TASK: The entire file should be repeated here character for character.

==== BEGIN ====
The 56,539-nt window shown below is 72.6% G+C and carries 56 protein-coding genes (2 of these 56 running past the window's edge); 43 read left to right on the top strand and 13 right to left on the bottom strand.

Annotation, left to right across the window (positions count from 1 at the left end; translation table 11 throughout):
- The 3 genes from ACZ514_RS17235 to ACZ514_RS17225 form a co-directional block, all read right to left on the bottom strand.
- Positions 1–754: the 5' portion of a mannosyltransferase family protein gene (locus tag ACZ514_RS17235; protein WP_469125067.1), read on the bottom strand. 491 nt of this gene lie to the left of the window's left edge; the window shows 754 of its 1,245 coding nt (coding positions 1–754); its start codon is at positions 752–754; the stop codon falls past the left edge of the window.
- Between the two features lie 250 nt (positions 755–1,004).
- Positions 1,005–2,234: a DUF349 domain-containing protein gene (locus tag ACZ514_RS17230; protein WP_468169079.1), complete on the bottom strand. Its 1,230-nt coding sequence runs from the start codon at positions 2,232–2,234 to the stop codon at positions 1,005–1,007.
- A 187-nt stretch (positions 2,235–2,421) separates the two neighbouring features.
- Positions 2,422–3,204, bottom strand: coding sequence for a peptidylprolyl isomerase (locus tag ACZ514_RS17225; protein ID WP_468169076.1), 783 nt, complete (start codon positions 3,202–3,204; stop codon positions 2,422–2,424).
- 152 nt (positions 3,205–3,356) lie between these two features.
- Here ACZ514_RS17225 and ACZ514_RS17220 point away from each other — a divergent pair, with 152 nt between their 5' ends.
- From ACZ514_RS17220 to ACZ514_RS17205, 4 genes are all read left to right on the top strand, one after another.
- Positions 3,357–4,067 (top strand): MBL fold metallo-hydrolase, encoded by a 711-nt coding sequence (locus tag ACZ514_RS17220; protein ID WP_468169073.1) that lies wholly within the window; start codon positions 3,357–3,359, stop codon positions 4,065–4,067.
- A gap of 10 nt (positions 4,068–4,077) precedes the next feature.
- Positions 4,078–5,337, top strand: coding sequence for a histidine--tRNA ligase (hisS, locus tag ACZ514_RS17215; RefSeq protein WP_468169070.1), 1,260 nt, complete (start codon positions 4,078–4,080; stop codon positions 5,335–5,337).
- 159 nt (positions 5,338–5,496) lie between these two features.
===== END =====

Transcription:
The 56,539-nt window shown below is 72.6% G+C and carries 56 protein-coding genes (2 of these 56 running past the window's edge); 43 read left to right on the top strand and 13 right to left on the bottom strand.

Annotation, left to right across the window (positions count from 1 at the left end; translation table 11 throughout):
- The 3 genes from ACZ514_RS17235 to ACZ514_RS17225 form a co-directional block, all read right to left on the bottom strand.
- Positions 1–754: the 5' portion of a mannosyltransferase family protein gene (locus tag ACZ514_RS17235; protein WP_469125067.1), read on the bottom strand. 491 nt of this gene lie to the left of the window's left edge; the window shows 754 of its 1,245 coding nt (coding positions 1–754); its start codon is at positions 752–754; the stop codon falls past the left edge of the window.
- Between the two features lie 250 nt (positions 755–1,004).
- Positions 1,005–2,234: a DUF349 domain-containing protein gene (locus tag ACZ514_RS17230; protein WP_468169079.1), complete on the bottom strand. Its 1,230-nt coding sequence runs from the start codon at positions 2,232–2,234 to the stop codon at positions 1,005–1,007.
- A 187-nt stretch (positions 2,235–2,421) separates the two neighbouring features.
- Positions 2,422–3,204, bottom strand: coding sequence for a peptidylprolyl isomerase (locus tag ACZ514_RS17225; protein ID WP_468169076.1), 783 nt, complete (start codon positions 3,202–3,204; stop codon positions 2,422–2,424).
- 152 nt (positions 3,205–3,356) lie between these two features.
- Here ACZ514_RS17225 and ACZ514_RS17220 point away from each other — a divergent pair, with 152 nt between their 5' ends.
- From ACZ514_RS17220 to ACZ514_RS17205, 4 genes are all read left to right on the top strand, one after another.
- Positions 3,357–4,067 (top strand): MBL fold metallo-hydrolase, encoded by a 711-nt coding sequence (locus tag ACZ514_RS17220; protein ID WP_468169073.1) that lies wholly within the window; start codon positions 3,357–3,359, stop codon positions 4,065–4,067.
- A gap of 10 nt (positions 4,068–4,077) precedes the next feature.
- Positions 4,078–5,337, top strand: coding sequence for a histidine--tRNA ligase (hisS, locus tag ACZ514_RS17215; RefSeq protein WP_468169070.1), 1,260 nt, complete (start codon positions 4,078–4,080; stop codon positions 5,335–5,337).
- 159 nt (positions 5,338–5,496) lie between these two features.